• Set routine breaks — if they are online for an hour or more, make sure they have a short break. Breaks could include stretching or a short walk. Use a timer if necessary or regular reminders
  • Turn off notifications for social media sites or messaging apps while studying
  • Monitor or limit phone use if it is distracting behaviour. Use settings that track time spent on apps. Set a daily limit if needed
  • Try limiting gaming time if playing is starting to affect school or social life
  • Turn devices off or put them on aeroplane mode at least an hour before bedtime to ensure quality sleep patterns
  • As a parent or carer, be available – talk with your children and build trust
  • Be aware – make sure social media use, game content and themes are appropriate for the age and circumstances of your child

 A young boy using a computer with an adult watching alongside

Suggested rules for managing online time:

  • Device-free time
  • Device-free zones
  • For Younger children, no devices in the bedroom
  • For older children, all screens off in bedrooms after a set time
  • All screens off one hour (as a minimum) before bedtime
  • All family members switch off together at dinner time
  • Reduce screen time gradually
  • Consistency
  • And, devices being charged overnight in a place your child cannot access.

If the behaviours above are broken, have an agreed course of action as consequences of breaking the rules. For example, a higher level of standards may apply, or a gradual decrease over time, (complete withdrawal may not benefit some disability types) if applicable complete removal of the device for an agreed time. Talk to your specialist or therapist for strategies to help with your child's specific needs. Parents of children living with Autism or ADHD may find the discussion information in Do kids with Autism, ADHD need different screen time rules? from The Swaddle, as helpful.

Be secure

  • Make use of privacy settings, keyword filters and parental controls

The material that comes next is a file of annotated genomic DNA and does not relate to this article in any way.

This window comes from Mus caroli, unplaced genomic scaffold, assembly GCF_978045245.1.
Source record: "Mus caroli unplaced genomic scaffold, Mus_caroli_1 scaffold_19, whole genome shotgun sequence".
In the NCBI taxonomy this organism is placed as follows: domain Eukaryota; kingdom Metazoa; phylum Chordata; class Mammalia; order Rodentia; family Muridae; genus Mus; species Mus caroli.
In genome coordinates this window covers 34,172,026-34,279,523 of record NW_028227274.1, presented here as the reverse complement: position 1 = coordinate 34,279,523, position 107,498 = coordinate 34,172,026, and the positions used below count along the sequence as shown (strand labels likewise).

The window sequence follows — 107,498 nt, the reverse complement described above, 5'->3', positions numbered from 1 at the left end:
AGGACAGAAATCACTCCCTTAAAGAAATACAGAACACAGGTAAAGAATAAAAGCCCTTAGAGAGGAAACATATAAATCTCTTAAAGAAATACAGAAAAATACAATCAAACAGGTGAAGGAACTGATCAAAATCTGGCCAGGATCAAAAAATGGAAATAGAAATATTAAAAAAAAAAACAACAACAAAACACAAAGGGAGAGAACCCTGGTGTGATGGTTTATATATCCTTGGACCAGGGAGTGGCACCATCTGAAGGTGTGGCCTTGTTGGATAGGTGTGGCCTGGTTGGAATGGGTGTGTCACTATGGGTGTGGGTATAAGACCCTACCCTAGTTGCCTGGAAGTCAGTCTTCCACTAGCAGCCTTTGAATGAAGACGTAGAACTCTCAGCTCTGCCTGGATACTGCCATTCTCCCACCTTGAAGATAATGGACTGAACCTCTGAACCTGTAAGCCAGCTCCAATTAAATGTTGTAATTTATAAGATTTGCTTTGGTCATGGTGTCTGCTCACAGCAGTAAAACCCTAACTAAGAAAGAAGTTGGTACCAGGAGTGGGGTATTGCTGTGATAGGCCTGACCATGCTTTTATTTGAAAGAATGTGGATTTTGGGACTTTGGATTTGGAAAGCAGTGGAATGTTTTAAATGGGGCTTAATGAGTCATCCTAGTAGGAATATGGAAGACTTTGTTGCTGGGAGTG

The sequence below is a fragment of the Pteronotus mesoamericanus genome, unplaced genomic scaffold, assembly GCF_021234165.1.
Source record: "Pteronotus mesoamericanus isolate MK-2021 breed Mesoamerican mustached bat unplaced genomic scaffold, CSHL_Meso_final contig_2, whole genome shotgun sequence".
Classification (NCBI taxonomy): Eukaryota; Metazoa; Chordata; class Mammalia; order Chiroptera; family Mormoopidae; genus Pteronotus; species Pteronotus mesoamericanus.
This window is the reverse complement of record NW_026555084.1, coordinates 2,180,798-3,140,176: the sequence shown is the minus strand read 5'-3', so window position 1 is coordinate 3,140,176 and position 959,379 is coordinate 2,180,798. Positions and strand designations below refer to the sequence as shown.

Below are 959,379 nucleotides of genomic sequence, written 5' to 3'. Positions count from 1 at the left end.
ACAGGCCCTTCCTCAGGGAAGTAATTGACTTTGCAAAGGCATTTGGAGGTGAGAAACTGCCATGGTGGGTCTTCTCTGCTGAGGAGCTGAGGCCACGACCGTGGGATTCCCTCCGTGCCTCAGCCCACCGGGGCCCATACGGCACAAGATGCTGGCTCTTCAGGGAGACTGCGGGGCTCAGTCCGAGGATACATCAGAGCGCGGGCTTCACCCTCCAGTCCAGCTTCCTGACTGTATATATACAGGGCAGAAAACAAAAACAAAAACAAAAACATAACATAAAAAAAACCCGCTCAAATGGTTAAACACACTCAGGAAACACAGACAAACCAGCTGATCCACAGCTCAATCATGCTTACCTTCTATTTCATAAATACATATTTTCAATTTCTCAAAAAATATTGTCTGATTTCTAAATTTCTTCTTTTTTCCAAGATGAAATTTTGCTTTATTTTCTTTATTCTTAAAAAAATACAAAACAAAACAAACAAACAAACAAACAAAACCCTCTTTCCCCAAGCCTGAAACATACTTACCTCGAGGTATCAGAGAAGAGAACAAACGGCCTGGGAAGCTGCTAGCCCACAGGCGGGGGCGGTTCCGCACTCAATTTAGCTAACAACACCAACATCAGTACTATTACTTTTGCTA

• Don’t use the voice assistant in voice commanded devices to remember sensitive information
  • Set devices to exclude explicit content
  • Keep passwords and software security up-to-date
  • Use secure and trusted networks only.

Help your child to understand the reasons behind the rules

Protection from

  • Online abuse including image-based abuse
  • Seeing something that is unpleasant
  • Uncomfortable contact
  • Or risk of harm
  • Loss of control of images, risking humiliation, bullying, teasing, loss of reputation, legal risks, criminal charges, or penalties.

Empower and educate them to help them make wise decisions, strategies to deal with experiences and who to speak to if they need help. Be gentle and measured, support them if something goes wrong. Gain evidence if a situation arises.

Blue Light

Blue-violet light from devices such as computer screens, tablets and smartphones does enter deep into the eye. It can suppress the body’s natural release of melatonin, (a hormone made in the brain) causing disrupted sleep.

Digital eye strain, can be increased by the blue light's effect on contrast.

Anyone who spends time on a computer, children who play games on iPads or iPhones, students, and those who have trouble with nighttime glare should consider blue-light filtering lenses. These lenses improve screen contrast and reduce eye-strain. They do not change the way you see colours. Even if you do not use prescription lenses, blue-light filtering lenses can be fitted to your choice of frames.

If you have private health insurance, your provider may cover in part or full, the cost of blue light filtering lenses subject to health fund optical cover, waiting periods, annual limits and fund rules.


Game Safety

Resources and Further reading

Easy English resources
Inclusion and digital wellbeing 
E-safety - Living with Disability  
Staying safe online